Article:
Monday, February 05, 2007

Yet Another Reflection on Our Site Meter, And the Importance of the Internet

J-7--I was just casually perusing the site meter and noticed yet-another guest from Washington D.C. : it was the Sergeant at Arms of the Senate! Of course, he didn't even stay, but he found the headline in a search. Yes-yes, it would be better if I was outside freezing with other people tonight at a protest, I know. It would feel "powerful" and I'd "feel better" (about what exactly?). But would I reach as many people? Not in the detail I can here. Unlike the more-liberal-than-thou who can readily fly or drive to D.C., or to whatever boffo demonstration/inaction, I'm broke and busy.

Right now, I'm self-employed, but there are still demands that are similar to those of any workplace. The majority of Americans have neither the time, money, or even the inclination to go to a demonstration with vaporous results. I'd say that about the blogs, but they get more mention on the evening news and the mainstream press because they're having a tangible-effect. This isn't to say that protests are obsolete, but thinking they are the paramount approach, eclipsing all-others is. "But, those congressional staffers just mass-delete emails, you have to call or write them." How do you know?

This is also an obsolete contention that was maybe valid four years ago. The internet is having an effect on politicians, and Americans can now tell everyone what they think. This is an incredible breakthrough in democracy, a countervailing trend--but not everyone on the left likes democratic participation anymore than those on the right. Seriously: one can sign petitions that are collated from the internet by PACs and other internet/real world activists, then have it introduced into the congressional record! In the last two-years, I have signed more petitions than in my entire life before the advent of mass-access to the internet and email.

There isn't anything comparable to the ease in this, especially for hard-pressed families who don't have the money to travel their one week off a year to...what? It's a circular-argument to say that the internet is useless, and it's not credible. Many of the new protests were actually announced through this medium, and again, look at the great example that the anti-globalization movement have provided. Most of these folks know each other because of the internet, and have even displayed some real solidarity when things got hot. They even traded notes on how the cops in a given city were going to behave.

Should they have: a) boarded a plane, so that some bourgies could be pleased everyone met face-to-face, and b) lose their jobs or be broke so someone with an faulty-opinion could "feel better." People who go on and on about how essential protests are on thin-ice. You're a bourgie who feels guilty that you're going to wear that collar and suit that constricts the flow of blood to your brain. It's inevitable, you will sell-out, and you can't bear it. Maybe it's already too late, but it strikes me that those who put down the power of the blogs and the internet have a lot of proving to do. But maybe, some of you are just angry you cannot control something that's so diffuse, and yet, has become fairly focused and powerful (like a clenched-fist). It is a new political force that favors progressive politics as its theme, and it's not hierarchal (no "leaders"). In my opinion, this is why you intuitively dislike or disregard it.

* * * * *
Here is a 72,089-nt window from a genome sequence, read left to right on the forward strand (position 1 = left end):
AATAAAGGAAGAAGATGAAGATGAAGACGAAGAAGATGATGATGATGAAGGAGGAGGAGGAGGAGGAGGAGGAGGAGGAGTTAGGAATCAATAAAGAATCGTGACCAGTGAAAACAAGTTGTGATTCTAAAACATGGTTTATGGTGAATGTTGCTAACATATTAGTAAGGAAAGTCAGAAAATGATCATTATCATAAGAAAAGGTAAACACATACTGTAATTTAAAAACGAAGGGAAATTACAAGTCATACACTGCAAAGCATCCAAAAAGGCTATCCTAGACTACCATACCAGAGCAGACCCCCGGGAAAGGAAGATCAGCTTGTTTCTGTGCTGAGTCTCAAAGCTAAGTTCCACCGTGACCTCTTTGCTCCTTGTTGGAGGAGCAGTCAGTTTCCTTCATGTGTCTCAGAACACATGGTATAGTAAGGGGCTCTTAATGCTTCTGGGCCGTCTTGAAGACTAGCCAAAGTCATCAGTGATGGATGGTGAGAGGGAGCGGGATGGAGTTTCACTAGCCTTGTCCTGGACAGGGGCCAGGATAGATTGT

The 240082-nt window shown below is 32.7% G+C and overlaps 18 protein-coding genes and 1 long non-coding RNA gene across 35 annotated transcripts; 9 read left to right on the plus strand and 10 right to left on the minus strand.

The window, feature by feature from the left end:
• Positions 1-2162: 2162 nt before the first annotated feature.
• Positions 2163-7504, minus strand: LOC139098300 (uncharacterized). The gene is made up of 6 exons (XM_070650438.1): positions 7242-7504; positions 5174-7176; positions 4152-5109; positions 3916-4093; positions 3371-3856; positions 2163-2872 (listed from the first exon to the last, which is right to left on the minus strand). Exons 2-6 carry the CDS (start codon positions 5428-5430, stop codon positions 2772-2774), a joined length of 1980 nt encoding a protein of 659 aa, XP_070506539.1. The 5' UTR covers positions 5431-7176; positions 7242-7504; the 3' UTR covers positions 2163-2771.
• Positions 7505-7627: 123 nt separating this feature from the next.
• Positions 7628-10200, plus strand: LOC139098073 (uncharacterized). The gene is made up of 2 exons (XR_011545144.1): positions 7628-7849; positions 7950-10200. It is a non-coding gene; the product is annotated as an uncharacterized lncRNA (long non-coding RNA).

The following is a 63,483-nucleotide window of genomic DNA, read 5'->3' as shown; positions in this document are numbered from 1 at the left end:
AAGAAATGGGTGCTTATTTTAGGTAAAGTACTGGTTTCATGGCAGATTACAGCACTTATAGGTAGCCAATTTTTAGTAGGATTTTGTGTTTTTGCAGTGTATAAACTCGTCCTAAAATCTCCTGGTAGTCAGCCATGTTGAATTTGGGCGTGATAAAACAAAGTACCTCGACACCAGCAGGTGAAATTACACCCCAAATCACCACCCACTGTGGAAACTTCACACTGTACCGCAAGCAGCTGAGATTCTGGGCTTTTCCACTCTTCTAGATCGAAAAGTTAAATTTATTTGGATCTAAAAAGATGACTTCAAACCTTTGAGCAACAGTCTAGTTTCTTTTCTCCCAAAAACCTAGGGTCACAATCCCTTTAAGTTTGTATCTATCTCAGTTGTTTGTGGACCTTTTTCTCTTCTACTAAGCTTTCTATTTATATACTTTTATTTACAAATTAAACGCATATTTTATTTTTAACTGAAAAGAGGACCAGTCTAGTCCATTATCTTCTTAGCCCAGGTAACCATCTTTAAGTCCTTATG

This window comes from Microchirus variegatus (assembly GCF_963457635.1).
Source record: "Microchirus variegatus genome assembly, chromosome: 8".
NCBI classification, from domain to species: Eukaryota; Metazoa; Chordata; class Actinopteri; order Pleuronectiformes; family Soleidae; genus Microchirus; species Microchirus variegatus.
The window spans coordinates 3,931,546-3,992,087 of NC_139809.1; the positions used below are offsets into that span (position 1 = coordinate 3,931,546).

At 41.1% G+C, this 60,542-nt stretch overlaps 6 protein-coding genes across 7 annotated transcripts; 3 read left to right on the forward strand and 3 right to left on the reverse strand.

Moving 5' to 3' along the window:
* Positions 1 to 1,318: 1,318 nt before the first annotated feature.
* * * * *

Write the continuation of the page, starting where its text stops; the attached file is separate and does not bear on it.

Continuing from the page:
The blogs and the internet are new social forces we're all going to have to get-used-to. We might also have to accept that isolation originates more from the unreasonable demands of the workplace, while other aspects of it are simply terminal to this era of modernity. This is a trend that is unlikely to end in our lifetimes, regardless of how much we attempt to reach-out--if the time and money aren't there, it's not going to happen. That's a matter of class, and it bothers those who are control freaks. Plenty of those on the so-called "Left". They don't feel so special anymore, or they're too young (and bourgeois) to remember how tough it was to inform people before the internet. Get edumacated, this is the new "ferment of ideas", and you're thinkin' dowdy! ;0)

PS: And this week, I had a post by a gentleman from Arkansas who knew the West Memphis 3 before the murders at Robin Hood Hills! Check the piece down the page on John Mark Byers, he's in the comments section. I guess we should have written a letter on parchment , each other so someone could "feel better." Maybe I should have flown to Arkansas instead of sending an email? Great, you pay for it, asshole. Right, I thought so. Talk is cheap.

WM3 Piece: